GETTING PAID! : June Meeting Recap

Though we hopefully love what we do, we still want to get paid for our time, show-me-the-moneyeffort and talent. At Freelance Austin’s most recent lunchtime event, panelists Sherry Scott, owner of Resource Connections, LLC, and Fernando Labastida, chief content officer with Content Propulsion, shared some of their thoughts on making sure clients pay appropriately for services rendered. Incoming Freelance Austin chair Dana Marruffo, who is also the principal at Buzz Public Relations, LLC, served as a third panelist and facilitator, sharing her views, querying panelists, and inviting comments and suggestions from attendees.

Read on for some of the tips and takeaways shared during this lively and practical discussion.

Get your agreement in writing.

First and foremost, make sure to always have a working agreement or contract in writing. Having a written agreement protects both you and your client and goes a long way towards ensuring that both sides share expectations for the work that will be done, the type and amount of compensation you will receive, and when and how payment will occur.

Include payment terms and penalties in the contract.

Your contract should be specific regarding payment, including specifying the schedule upon which you will be paid. Consider including penalties for late payment or even a discount for early payment. You want your client to take your expectation to be paid in a timely manner seriously. Set the tone and don’t delay in seeking payment if it’s late.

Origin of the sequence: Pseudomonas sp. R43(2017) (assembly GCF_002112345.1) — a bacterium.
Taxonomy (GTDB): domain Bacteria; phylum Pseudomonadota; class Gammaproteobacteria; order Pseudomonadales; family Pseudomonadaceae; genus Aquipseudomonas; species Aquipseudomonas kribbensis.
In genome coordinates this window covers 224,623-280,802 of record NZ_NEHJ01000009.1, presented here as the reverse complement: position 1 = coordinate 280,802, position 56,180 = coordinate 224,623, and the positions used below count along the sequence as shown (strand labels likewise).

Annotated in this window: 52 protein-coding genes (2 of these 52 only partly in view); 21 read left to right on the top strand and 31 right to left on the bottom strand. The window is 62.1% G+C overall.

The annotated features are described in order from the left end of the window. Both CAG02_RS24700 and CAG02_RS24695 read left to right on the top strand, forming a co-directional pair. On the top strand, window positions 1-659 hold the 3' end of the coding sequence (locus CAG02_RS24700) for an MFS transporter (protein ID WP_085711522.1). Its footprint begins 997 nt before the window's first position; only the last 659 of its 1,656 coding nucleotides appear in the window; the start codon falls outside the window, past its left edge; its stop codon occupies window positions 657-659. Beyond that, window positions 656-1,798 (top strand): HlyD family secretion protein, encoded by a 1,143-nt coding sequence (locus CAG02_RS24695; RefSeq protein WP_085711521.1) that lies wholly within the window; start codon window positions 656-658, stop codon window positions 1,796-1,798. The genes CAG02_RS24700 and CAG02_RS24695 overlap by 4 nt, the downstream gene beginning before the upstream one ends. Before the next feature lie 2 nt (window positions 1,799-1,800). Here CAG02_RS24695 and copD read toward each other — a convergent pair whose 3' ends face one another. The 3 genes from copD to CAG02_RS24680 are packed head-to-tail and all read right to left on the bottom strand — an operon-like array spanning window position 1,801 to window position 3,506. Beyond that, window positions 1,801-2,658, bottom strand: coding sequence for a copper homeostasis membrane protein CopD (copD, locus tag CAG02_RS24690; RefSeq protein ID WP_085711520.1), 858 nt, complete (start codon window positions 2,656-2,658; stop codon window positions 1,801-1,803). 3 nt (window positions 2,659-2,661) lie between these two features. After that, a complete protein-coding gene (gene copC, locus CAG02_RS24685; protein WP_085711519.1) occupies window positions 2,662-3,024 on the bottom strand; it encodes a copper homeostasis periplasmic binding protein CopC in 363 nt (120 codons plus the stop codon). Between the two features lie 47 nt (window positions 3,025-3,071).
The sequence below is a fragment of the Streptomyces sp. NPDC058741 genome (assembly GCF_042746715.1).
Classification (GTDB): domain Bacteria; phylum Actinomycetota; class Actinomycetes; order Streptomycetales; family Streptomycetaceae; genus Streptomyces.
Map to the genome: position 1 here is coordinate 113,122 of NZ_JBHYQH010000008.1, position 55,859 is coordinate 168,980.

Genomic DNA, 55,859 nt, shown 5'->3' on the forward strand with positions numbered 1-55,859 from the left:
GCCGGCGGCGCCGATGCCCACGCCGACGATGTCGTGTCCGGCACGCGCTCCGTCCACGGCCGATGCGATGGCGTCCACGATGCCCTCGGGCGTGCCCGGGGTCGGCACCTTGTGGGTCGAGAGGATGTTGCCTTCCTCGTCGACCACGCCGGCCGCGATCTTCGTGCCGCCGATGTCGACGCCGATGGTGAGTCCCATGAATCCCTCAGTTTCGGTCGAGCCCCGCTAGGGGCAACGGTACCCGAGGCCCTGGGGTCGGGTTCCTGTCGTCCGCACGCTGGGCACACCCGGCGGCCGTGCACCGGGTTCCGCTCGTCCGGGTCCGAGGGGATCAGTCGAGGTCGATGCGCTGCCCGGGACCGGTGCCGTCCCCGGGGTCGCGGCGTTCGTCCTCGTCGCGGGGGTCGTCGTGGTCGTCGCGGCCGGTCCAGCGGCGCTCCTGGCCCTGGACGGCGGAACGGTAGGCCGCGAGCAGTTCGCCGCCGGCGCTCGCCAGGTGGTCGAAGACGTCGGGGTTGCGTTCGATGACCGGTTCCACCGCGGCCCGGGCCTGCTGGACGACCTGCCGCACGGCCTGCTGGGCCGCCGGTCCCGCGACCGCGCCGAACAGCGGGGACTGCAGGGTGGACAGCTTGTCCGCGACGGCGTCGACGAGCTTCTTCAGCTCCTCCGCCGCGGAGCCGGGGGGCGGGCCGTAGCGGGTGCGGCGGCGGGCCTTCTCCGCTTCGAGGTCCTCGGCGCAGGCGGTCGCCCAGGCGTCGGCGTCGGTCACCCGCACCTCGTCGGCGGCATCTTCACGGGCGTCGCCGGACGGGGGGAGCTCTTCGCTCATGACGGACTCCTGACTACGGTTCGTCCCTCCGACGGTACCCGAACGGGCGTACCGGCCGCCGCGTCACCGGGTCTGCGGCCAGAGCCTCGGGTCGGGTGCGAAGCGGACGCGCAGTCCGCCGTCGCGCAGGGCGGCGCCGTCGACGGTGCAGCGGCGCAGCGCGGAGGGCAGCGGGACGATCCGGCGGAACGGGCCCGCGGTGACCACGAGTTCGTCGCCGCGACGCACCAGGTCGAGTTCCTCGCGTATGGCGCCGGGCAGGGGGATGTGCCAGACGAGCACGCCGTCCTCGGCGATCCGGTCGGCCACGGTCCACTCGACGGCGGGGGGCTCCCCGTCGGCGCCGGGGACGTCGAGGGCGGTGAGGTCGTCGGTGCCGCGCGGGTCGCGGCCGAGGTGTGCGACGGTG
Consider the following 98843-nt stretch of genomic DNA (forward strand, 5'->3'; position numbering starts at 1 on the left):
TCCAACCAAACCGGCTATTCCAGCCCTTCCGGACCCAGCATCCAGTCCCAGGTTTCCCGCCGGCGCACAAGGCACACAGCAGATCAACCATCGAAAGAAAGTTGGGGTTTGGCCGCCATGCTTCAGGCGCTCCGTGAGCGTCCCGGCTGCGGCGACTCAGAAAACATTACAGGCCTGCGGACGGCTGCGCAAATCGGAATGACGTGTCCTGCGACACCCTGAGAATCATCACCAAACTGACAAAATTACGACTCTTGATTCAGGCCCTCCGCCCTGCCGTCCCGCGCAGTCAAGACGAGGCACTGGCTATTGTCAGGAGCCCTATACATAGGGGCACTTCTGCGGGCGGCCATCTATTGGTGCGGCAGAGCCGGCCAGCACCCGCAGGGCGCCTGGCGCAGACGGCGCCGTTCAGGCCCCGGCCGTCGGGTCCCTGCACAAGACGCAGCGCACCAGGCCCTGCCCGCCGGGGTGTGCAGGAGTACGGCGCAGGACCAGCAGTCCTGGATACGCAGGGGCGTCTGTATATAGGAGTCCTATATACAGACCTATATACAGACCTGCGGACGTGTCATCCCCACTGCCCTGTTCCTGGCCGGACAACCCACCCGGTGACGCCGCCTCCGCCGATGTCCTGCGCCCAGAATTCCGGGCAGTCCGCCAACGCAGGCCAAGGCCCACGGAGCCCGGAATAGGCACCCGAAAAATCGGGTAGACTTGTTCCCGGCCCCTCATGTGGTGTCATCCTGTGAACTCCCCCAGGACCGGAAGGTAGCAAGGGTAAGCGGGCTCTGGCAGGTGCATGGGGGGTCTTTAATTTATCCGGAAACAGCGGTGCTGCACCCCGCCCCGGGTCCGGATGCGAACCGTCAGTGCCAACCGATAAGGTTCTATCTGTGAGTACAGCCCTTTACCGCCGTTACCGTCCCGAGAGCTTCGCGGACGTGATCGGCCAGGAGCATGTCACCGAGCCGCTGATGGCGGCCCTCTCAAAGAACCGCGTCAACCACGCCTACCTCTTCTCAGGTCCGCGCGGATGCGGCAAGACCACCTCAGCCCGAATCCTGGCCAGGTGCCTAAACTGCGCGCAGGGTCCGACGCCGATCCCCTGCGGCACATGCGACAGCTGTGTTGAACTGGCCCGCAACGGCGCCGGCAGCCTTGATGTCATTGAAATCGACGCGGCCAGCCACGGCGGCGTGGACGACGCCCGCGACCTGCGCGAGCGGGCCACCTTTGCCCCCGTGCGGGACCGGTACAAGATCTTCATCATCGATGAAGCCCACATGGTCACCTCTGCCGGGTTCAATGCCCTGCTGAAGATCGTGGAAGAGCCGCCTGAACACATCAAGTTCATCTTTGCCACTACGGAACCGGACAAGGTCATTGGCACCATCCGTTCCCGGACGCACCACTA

Know ahead of time if the client’s organization has internal policies regarding payment cycles, so you can negotiate if necessary. Ensure you have agreement on how payment will work in your case. And, to maximize options available for timely payment, be sure you have a means to accept credit cards and can process them without the physical card.

Although contract terms allow you to assert your legal rights if necessary, forming positive relationships with clients, including the person who processes your payments, may be just as important and a far more pleasant way to get cooperation on payment issues. Some freelancers even give occasional price breaks on an informal basis—for instance, to protect their investment in an existing client relationship, or to gain some personal benefit such as getting paid earlier than usual.

Set fees according to time, effort, and resources needed.

Figuring out how to price your services is one of the biggest challenges freelancers face. Our Freelance Pricing Survey can give you some idea of what’s typical in the market but, even so, there’s a lot of variety in how different freelance professionals approach pricing.

Many freelancers use an hourly rate to price their work and develop proposals for clients. Some choose to disclose this rate to clients while others do not. Either way, developing proposals accurately can be time-consuming—depending on the complexity of the project—so something to consider is how you will recover these costs.

Freelance writers often get paid per unit (i.e. per word or page) and rates can vary widely depending on the publication. Even though these rates may be non-negotiable, it makes sense to try to determine how much work is required before you accept an assignment. For instance, it’s reasonable to be paid more per word or per page for an article that requires deep reporting and research than for one of the same length that simply aggregates readily available information.